The runoff of both soil matter and road material from the highways around the lake contributes to the degradation of the water quality in Lake Tahoe. With over 39 miles of highway running along the west side of Lake Tahoe, erosion control and run-off treatment has been a major challenge for NDOT. Although we did an early project in 1996, our efforts to protect Lake Tahoe were energized by the conferences in 1997. Thus far, Nevada DOT has spent nearly $36 million on 12 miles of road. This year $4 million is being spent on a mile of road. This still leaves 26 miles of roadwork at a cost more than $80 million. The roads around the California side of Lake Tahoe also have a lot of protection work yet to be done. Funding of this effort is a major issue in both states. Lake Tahoe is a national treasure and deserving of continuing national attention.
WESTERN GOVERNORS ASSOCIATION POSITION ON REAUTHORIZATION:
As President of the 18-state Western Association of State Highway and Transportation Officials, I helped coordinate the drafting of the Governors’ Policy Statement for the Western Governors Association entitled: APolicy Resolution 02-16: Reauthorization of the Transportation Equity Act for the 21st Century” passed at WGA=s annual meeting in Phoenix, Arizona, on June 25, 2002. (Please see attached copy.) The Policy Statement makes recommendations in nine areas summarized as follows:
1. Continuation of TEA-21 Programs:
-Although TEA-21 programs are meeting their legislative objectives, there needs to be refinement of the programs to better address specific issues, deficiencies and inequities.
-There is a need to increase revenues to assure dollars are available to meet legislative commitments.
-Ensure that all taxes paid by the users are deposited in the fund and especially address the gasohol issues.
-Retain the firewalls and address current flaws in the RABA mechanism so that revenues are predictable.
-Provide greater flexibility in transferring funds among program categories and do not create any new set-asides or sub allocations.
2. Environmental Streamlining Process:
-The Governors urge Congress to look at examples of best practices various states have used to improve the TEA-21 environmental review process.
-Federal resource agencies should be directed to define time frames necessary to conduct environmental reviews.
-There should be a one-stop permitting process for Section 4(f) and 106 reviews.
-There should be a defined dispute resolution process to resolve disputes between the states and federal resource agencies.
-In the environmental review process the points where judicial challenges are appropriate should be clarified to reduce the continual use of such challenges as a measure to extend both the time and scope of the process.
-Level the playing field for the project environmental review process for projects that include multiple modes.
-While the Governors support the use of higher gas mileage cars, hybrid cars and other energy efficient and environmentally protective technologies, the impact on the transportation funding mechanism (e.g. fuel tax collections) should be studied to ensure TEA-21 programs are fully funded.
-While Governors support the sovereign status of tribes, there are concerns about the loss of revenues from the establishment of service stations on tribal lands and we request federal assistance in developing a fair tax collection process through an equitable settlement negotiations process.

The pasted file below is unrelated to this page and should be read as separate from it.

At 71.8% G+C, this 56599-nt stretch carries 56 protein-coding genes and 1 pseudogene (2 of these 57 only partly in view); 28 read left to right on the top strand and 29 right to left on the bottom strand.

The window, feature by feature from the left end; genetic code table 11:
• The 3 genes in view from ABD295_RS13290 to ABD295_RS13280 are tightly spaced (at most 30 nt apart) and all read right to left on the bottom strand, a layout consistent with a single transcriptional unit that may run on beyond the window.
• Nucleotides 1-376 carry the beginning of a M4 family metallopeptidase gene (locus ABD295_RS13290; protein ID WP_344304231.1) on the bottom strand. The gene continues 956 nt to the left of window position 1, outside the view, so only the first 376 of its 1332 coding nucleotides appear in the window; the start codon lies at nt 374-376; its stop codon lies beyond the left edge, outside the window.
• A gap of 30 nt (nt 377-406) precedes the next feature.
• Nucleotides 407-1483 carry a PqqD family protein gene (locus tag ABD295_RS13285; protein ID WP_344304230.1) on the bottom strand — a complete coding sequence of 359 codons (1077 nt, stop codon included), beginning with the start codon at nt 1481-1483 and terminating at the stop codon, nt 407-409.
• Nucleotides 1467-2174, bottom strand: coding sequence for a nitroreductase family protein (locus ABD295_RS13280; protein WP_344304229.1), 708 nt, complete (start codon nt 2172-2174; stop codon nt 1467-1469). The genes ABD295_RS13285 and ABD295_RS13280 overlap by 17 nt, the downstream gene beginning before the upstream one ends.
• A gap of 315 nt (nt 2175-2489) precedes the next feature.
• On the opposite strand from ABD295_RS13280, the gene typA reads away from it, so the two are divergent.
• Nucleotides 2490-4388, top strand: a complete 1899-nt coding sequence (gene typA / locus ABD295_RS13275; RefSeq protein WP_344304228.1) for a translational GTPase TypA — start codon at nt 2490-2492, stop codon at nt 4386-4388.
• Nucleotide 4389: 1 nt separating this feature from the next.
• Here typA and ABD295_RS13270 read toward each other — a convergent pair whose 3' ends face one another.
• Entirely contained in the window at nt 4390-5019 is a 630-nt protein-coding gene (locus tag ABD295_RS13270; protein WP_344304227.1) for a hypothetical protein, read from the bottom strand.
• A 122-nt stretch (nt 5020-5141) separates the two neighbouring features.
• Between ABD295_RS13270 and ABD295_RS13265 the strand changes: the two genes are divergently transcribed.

3. State-MPO Planning Process: While the Governor’s support the cooperative process between the state transportation agency and the metropolitan planning organizations, they urge Congress to look at the excellent examples of how well the process is working to clarify any misconceptions.
4. Security: Congress is requested to provide guidance for performing critically and vulnerability assessments of the surface transportation system and guidance for identifying and protecting critical elements. Funding issues from non-transportation sources should also be addressed.
5. Intelligent Transportation Systems: The Governors are concerned that innovative ITS technologies developed by the federal government are not being deployed in a timely manner. They also urge Congress to identify selected multi-state highway corridors on which to deploy its systems.
6. Federal Lands Roads: Public Lands Highways Funds should be allocated to areas of greatest need and to states with the largest amount of public lands acreage.
7. Discretionary Programs: In relation to earmarking funds for projects, criteria should be established to address the ability of the project sponsors to meet program, design, timing and contracting standards.
8. Border Crossings and Trade Corridor Programs:
-Congress is asked to restate its original objective for the trade corridor program in support of NAFTA and to give priority to multi-state projects that facilitate bi-national trade.
-A reformed trade corridor program should be adequately funded.
-Congress should urge the Departments of Transportation, Justice, and Commerce to coordinate their activities to improve the movement of commerce.
9. Modal Integration: In planning and constructing multi and inter-modal projects, the procurement and management requirements imposed by Congress and USDOT must be more uniform.
In conclusion, while I am urging is that Nevada’s federal funding be increased to meet our growth and that certain provisions of TEA-21 be refined as part of the reauthorization, I would like to reiterate that TEA-21 has been very good for Nevada Thank you again for the opportunity to testify on this important issue.